President Obama to Announce a New ‘College Promise’ Campaign

The movements for free community college and other tuition- and debt-free college programs will get a renewed push on Wednesday when President Obama returns to Macomb Community College, in Michigan — along with Jill Biden, the wife of Vice President Joseph R. Biden Jr. and a longtime community-college professor — to announce a wide-ranging new effort called the College Promise campaign.

Notably, with many observers now questioning whether Mr. Obama has the political support to get his own free-community-college proposal enacted before he leaves office, the new campaign will promote not only the administration’s America’s College Promise but also a variety of state and local efforts.

While details of the campaign will be made public later on Wednesday, parties familiar with it said it would include activities to encourage grass-roots organizing of students through an organization called Heads Up America.  An advertising agency working with Heads Up America will produce public-service announcements featuring students, community-college alumni, and celebrities.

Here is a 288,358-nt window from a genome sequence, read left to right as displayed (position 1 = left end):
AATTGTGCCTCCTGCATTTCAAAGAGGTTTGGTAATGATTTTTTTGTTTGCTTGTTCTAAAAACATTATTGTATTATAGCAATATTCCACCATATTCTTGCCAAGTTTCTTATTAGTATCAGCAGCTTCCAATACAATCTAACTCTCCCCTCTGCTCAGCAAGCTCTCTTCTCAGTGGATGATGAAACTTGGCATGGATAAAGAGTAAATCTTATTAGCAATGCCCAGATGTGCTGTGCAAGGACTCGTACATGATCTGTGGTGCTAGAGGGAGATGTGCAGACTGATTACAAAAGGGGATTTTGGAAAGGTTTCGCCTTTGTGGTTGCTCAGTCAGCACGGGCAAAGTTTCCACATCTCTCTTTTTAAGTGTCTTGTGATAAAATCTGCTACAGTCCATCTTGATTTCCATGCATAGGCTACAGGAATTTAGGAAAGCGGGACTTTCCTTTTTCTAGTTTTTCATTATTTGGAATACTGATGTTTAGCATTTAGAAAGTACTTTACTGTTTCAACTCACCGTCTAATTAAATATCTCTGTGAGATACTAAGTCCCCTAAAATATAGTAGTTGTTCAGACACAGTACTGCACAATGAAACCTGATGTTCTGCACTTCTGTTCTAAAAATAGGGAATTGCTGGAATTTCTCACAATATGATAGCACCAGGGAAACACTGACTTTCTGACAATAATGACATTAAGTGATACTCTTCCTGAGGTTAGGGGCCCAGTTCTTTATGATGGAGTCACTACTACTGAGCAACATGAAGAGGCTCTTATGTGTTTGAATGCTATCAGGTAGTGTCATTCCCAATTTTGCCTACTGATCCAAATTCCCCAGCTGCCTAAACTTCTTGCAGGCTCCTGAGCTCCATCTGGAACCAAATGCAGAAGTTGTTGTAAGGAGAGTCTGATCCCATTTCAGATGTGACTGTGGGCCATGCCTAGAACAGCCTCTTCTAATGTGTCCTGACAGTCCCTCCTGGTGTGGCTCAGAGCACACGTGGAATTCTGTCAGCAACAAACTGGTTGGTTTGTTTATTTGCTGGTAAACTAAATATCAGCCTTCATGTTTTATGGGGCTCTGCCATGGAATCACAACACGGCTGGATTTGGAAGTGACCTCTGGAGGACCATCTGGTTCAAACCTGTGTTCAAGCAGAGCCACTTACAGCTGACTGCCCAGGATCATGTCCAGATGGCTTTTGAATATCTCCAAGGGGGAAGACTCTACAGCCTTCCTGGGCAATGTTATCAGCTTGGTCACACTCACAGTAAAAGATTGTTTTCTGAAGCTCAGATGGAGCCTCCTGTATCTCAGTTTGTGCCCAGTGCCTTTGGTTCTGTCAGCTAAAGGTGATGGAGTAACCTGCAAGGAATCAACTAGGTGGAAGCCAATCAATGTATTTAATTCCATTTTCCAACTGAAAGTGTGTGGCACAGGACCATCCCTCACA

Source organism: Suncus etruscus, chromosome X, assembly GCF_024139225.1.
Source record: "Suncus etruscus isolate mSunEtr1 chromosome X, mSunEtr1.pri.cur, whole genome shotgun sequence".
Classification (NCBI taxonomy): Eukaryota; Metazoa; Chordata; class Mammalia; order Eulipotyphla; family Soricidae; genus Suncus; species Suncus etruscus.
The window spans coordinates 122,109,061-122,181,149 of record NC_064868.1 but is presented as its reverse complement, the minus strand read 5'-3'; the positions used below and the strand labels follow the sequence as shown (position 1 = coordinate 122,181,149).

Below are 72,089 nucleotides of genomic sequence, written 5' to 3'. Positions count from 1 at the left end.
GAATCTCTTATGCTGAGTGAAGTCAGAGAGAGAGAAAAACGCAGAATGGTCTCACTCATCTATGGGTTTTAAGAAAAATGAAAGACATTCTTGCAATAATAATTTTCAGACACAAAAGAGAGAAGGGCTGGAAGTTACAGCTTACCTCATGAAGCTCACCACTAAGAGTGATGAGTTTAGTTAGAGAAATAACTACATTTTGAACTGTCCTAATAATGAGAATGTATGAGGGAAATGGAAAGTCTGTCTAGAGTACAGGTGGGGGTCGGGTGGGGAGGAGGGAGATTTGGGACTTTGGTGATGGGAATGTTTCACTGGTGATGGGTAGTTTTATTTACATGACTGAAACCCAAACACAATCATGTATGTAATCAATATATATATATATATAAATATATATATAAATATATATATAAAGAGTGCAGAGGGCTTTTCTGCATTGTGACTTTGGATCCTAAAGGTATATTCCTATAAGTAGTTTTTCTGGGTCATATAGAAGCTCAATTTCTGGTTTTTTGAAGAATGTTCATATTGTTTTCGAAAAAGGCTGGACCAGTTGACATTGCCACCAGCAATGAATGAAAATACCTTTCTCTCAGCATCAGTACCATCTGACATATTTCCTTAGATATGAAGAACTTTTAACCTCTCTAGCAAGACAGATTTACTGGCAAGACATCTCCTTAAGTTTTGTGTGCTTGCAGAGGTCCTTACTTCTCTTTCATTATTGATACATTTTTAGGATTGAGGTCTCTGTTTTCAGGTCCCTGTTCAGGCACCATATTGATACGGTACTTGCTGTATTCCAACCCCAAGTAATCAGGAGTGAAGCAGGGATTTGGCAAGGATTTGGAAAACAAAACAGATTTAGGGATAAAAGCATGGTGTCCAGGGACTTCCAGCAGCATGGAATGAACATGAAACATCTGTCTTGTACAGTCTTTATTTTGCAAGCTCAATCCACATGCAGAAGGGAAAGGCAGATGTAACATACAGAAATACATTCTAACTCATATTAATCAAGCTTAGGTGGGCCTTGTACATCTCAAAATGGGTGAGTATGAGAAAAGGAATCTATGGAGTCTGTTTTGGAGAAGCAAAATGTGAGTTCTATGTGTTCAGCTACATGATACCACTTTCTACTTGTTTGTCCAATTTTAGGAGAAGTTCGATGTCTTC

The College Promise campaign will be chaired by Ms. Biden, with Jim Geringer, a former Republican governor of Wyoming, as co-chair. Martha J. Kanter, a former top Education Department official in the Obama administration and a former community-college president, will direct the campaign. The campaign will also have a National Advisory Board that will include the president of the Association of Community College Trustees, J. Noah Brown, and the president of the American Association of Community Colleges, Walter G. Bumphus.

Mr. Obama will also announce $175 million in new “American Apprenticeship Grants,” including some to colleges, to help train and hire more than 34,000 new apprentices over the next five years in high-growth and high-tech industries, as well as in the construction, transportation, and energy industries.

President Obama previously visited Macomb in 2009 and used the occasion to argue for focusing much more attention — and money — on community colleges in federal education policies.

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